No one chooses one’s particular path.  If we could we would all be driving a BMW and our homes would be palaces, we would win the lottery on a regular basis.  Our children would be little angels.  We would never be sick, or have a chronic illness.  But–we can’t enter His kingdom, unless there are trials.  They have to be there, they must.  Somewhere it says,  if we suffer, we will reign.

3)  What we need from our elders and pastors is the truth.

 Often the leadership of the Church keeps this one in the closet.  They communicate very well other subjects that are enjoyable.  And we pressure them to do this, gently and subliminally of course.  And everyone wonders why we don’t mature in our faith.  Paul and Barnabas are tremendous leaders, but they don’t roll things in sugar, and their ministry carries on the sufferings of Jesus.

Often it seems, when God chooses to bless a man or a woman greatly, He will send a trial to prepare them deeply.

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Being Lured Back, [Apostasy]

Recently I read a news story about pastors who have been led into atheism.  These are all evangelical men, some with more than 20 years of experience in the pulpit.  They’ve turned to a belief that God does not exist.  It was a disturbing article, and I will not try to share much of it here on this page.

There is among us a prevalent manipulation that is relentlessly reaching out for us in order to destroy our faith.  This force has an ally; and this ally is resident in us.  My flesh becomes the connection that Satan needs to link with–  to make it work.  The Bible calls this residing connection, ‘the old man’.

Some of the ‘brothers’ who now walk in apostasy to the Faith still remain in ministry.  Even though they don’t believe anymore, they continue to preach and counsel their congregations.  Many will only speak out under the condition of anonymity.

One in particular said it was somewhat difficult to continue to work in the ministry. “But I just look at it as a job and do what I’m supposed to do,” he said. “I’ve done it for years.”

This pastor said, that when speaking to parishioners, he tried to stick to the sections of the Bible that he still believed in — the parts about being a good person. Many pastors say that they would like to leave their jobs but they can’t afford to.

Please someone, and correct me if I’m wrong, but doesn’t the Bible speak of shepherds and hired men?  Some who are called by God, and others who do it for money?  Does this disturb anyone but me? 

 He flees because he is a hired hand and cares nothing for the sheep.”

John 1o:13

These ‘pastors’ and their issues of faith are all on the heart of God.  He loves these men.  His Son died for them.  They are precious.   But they make an effort to conceal themselves, in order that they will continue to receive the wages/benefits they’ve become accustomed to.

When I was ordained into the ministry, it came with the provision that if I could not remain faithful that I was obligated to ‘step down’.  It was as much a decision to be faithful as it was for empowerment from above.  If I should ever become conflicted, I would voluntarily stop and step down.  It was part of the ‘package’.  It came with that understanding.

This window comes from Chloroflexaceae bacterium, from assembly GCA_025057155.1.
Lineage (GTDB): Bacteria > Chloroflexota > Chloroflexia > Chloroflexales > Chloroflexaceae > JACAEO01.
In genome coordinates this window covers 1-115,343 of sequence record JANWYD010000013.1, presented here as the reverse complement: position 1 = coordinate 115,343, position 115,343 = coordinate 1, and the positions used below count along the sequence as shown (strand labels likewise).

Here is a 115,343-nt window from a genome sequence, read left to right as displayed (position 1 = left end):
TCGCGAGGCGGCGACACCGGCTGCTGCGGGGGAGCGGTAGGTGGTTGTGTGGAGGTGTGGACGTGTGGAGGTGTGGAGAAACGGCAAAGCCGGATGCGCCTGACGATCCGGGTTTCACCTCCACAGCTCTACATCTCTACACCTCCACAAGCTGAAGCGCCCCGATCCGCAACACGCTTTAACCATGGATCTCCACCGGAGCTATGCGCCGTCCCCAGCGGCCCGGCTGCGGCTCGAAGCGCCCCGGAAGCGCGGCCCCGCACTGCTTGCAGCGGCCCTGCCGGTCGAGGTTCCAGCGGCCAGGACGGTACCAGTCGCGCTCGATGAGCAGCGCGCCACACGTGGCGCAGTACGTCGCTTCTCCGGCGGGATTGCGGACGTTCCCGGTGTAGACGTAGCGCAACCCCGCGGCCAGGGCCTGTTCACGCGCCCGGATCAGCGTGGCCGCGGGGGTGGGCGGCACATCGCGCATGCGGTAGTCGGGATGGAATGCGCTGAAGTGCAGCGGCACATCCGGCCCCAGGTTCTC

So much confusion, but that is characteristic of the times in which we live.  Our shepherds are an increasingly an influential part of our lives in these last days.  They guide and preach the Word to us. 

Perhaps, we have not prayed for them like we should

As a result they’ve become casualties.

There is a desperate need for us to take the darkness seriously.  It has a pulling power to reach us and latch upon us.  It opens its mouth to swallow us into a perpetual night.  Everything that strays end up in its oversight.  The thing that saves us is the presence of Jesus.  His hand on our lives removes us out of Satan’s claim.

Darkness has an incredibly sweet allure.  It has a power that is beyond our comprehension.  It seems to want to enhance us. It causes us to think that we are immune or superior to the things God has commanded.  The sky is the limit, and we press into even more foolishness.  But truth does not come to those who trade salvation for more darkness.

 

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P.S. The story that ‘got me going’ is found here.

http://abcnews.go.com/WN/atheist-ministers-leading-faithful/story?id=12004359

Our Hearts Plead for Good Pastors

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I always felt that being a pastor was a lot like this

October has been set aside for appreciation of our pastors. I encourage you to pray for them and their families.

flourish2 Within our personal issues of vulnerability, there are usually great problems. These are tender areas: Alcoholism, drug abuse, mental illnesses, homosexuality, sex addiction, porn and chronic depression are all substantial issues of pain and conflict. But as defeated strugglers we are often intimidated by leadership in the Church.

It seems all we can see is their authority, and we are fearful.  Typically, in our fellowships, our pastors and elders are men.  And that alone can sometimes create issues in hearts looking for a tenderness that will heal.